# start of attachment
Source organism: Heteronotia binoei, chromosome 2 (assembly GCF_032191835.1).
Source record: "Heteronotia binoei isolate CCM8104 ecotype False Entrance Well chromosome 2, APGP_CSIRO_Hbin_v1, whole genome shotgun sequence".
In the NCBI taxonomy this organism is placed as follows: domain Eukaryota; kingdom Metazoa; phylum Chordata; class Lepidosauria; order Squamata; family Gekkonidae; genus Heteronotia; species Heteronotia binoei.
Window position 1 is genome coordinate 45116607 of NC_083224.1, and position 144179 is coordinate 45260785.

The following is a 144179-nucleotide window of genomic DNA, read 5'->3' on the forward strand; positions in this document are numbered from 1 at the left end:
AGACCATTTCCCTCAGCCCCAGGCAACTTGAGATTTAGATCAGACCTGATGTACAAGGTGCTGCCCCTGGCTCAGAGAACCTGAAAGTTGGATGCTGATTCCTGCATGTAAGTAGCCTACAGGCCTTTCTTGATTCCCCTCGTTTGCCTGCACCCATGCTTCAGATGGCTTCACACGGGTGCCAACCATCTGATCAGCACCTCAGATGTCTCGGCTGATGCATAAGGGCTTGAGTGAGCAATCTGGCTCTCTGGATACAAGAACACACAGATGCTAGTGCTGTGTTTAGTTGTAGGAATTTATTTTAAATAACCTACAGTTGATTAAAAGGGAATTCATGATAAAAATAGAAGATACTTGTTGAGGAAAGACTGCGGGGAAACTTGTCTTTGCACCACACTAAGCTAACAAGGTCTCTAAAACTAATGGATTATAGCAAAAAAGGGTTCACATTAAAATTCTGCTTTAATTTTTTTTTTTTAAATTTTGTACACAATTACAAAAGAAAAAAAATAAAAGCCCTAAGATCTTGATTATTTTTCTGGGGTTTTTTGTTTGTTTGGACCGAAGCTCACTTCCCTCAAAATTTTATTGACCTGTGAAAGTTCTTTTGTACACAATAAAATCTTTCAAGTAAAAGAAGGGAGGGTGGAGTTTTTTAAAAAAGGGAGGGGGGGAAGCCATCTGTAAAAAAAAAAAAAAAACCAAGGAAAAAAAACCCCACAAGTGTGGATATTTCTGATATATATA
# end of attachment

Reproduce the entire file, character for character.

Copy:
Source organism: Heteronotia binoei, chromosome 2 (assembly GCF_032191835.1).
Source record: "Heteronotia binoei isolate CCM8104 ecotype False Entrance Well chromosome 2, APGP_CSIRO_Hbin_v1, whole genome shotgun sequence".
In the NCBI taxonomy this organism is placed as follows: domain Eukaryota; kingdom Metazoa; phylum Chordata; class Lepidosauria; order Squamata; family Gekkonidae; genus Heteronotia; species Heteronotia binoei.
Window position 1 is genome coordinate 45116607 of NC_083224.1, and position 144179 is coordinate 45260785.

The following is a 144179-nucleotide window of genomic DNA, read 5'->3' on the forward strand; positions in this document are numbered from 1 at the left end:
AGACCATTTCCCTCAGCCCCAGGCAACTTGAGATTTAGATCAGACCTGATGTACAAGGTGCTGCCCCTGGCTCAGAGAACCTGAAAGTTGGATGCTGATTCCTGCATGTAAGTAGCCTACAGGCCTTTCTTGATTCCCCTCGTTTGCCTGCACCCATGCTTCAGATGGCTTCACACGGGTGCCAACCATCTGATCAGCACCTCAGATGTCTCGGCTGATGCATAAGGGCTTGAGTGAGCAATCTGGCTCTCTGGATACAAGAACACACAGATGCTAGTGCTGTGTTTAGTTGTAGGAATTTATTTTAAATAACCTACAGTTGATTAAAAGGGAATTCATGATAAAAATAGAAGATACTTGTTGAGGAAAGACTGCGGGGAAACTTGTCTTTGCACCACACTAAGCTAACAAGGTCTCTAAAACTAATGGATTATAGCAAAAAAGGGTTCACATTAAAATTCTGCTTTAATTTTTTTTTTTTAAATTTTGTACACAATTACAAAAGAAAAAAAATAAAAGCCCTAAGATCTTGATTATTTTTCTGGGGTTTTTTGTTTGTTTGGACCGAAGCTCACTTCCCTCAAAATTTTATTGACCTGTGAAAGTTCTTTTGTACACAATAAAATCTTTCAAGTAAAAGAAGGGAGGGTGGAGTTTTTTAAAAAAGGGAGGGGGGGAAGCCATCTGTAAAAAAAAAAAAAAAACCAAGGAAAAAAAACCCCACAAGTGTGGATATTTCTGATATATATA